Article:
Returned Applications Filed Prior to July 13, 2016
If an application for NFA transfer that is submitted to ATF prior to July 13, 2016, cannot be approved and is returned to the transferor after July 13, 2016, the application will need to be resubmitted under the new procedures and with the new forms. Examples of this would include applications submitted without payment of tax, unsigned applications and applications submitted without trust or documents verifying partnership, LLC or corporate entity.
NFA Trust Transfers and ATF Form 4473
As all NFA dealers know, every NFA firearm or accessory is also regulated by the Gun Control Act, thus a Form 4473 must be completed for all transfers. Generally, background checks through the FBI or point of contact at the state level as part of the National Instant Criminal Background Check System is required for all firearms transfers to non-FFL licensees. One exception to that requirement occurs when an NFA firearm is transferred. This is so because individual transferees undergo a fingerprint-based FBI background check every time they are a transferee on a Form 4.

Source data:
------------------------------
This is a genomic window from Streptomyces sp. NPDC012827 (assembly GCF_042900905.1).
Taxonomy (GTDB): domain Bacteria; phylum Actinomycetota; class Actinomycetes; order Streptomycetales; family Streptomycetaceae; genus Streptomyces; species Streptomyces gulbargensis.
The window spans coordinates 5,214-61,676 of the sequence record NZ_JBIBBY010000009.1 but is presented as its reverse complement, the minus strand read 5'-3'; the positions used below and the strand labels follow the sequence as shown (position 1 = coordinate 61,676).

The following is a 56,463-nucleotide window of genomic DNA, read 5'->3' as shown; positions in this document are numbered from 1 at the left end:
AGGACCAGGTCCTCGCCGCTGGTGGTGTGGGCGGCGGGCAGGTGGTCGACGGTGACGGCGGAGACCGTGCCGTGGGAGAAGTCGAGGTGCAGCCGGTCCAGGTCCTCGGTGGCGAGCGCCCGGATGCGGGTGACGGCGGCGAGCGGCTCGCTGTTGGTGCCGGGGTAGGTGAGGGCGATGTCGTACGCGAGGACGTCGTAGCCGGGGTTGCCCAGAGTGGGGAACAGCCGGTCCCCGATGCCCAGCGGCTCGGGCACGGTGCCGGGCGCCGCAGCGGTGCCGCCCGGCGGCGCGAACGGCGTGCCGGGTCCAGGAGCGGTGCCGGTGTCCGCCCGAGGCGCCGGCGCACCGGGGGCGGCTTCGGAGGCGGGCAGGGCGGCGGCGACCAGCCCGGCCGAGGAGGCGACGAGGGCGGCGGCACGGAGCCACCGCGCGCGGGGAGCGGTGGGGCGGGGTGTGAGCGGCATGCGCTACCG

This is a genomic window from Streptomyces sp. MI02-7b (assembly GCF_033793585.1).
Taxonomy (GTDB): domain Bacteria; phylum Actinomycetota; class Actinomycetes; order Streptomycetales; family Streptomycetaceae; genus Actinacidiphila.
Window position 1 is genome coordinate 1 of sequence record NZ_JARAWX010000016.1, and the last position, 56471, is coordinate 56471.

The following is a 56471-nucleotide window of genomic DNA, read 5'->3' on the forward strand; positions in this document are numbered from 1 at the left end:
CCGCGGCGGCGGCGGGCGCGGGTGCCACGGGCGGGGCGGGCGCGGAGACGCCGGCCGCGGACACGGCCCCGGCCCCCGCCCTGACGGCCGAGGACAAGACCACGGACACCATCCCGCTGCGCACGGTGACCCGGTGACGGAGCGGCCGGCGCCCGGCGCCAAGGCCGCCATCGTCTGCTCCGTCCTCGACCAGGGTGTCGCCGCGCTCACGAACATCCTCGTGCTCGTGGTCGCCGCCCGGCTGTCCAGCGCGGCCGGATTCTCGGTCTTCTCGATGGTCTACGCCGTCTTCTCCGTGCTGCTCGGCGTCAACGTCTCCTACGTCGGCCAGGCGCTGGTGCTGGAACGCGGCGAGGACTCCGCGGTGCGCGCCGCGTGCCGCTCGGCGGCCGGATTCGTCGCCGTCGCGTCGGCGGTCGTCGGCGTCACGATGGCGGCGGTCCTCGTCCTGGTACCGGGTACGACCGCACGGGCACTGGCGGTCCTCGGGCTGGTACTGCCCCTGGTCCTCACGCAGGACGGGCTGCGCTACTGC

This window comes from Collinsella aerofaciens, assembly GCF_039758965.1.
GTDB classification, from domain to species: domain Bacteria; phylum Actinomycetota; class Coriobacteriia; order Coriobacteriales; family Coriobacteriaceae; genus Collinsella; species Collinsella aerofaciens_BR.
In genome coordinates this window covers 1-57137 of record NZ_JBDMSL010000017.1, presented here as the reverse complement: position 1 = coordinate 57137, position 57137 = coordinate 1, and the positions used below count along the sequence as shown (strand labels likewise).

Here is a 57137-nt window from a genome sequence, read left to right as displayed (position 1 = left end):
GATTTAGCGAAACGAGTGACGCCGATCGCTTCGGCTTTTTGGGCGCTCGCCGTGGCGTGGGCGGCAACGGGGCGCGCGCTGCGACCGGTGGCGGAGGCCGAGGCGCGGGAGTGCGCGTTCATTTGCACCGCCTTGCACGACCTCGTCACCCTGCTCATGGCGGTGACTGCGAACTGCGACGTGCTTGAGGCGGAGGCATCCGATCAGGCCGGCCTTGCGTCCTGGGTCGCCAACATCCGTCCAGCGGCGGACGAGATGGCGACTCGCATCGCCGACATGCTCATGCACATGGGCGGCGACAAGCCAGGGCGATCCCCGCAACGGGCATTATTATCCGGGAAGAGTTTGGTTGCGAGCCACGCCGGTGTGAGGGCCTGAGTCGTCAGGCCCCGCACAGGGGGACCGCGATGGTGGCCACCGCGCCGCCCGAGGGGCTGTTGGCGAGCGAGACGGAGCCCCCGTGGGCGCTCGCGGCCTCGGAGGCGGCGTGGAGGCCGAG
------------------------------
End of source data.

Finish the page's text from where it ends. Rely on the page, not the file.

While trusts are “persons” as defined under the NFA, they are not persons under the Gun Control Act. That is a key difference in the laws. ATF has opined that the person receiving a firearm on behalf of the trust must undergo a background check as part of the completion of the Form 4473. NSSF recommends to all dealers working with NFA transfers and trusts that a NICS check be performed.
Still, it is important to understand that with the new regulations, the responsible persons of a trust or other non-individual transferees will be subjected to the same fingerprint-based background check that an individual transferee presently does. Therefore, while NSSF recommends a NICS check be performed, there will be no requirement to conduct one so long as a responsible person of the transferee (trust) receives the firearm.
Reprinted with permission from the National Shooting Sports Foundation.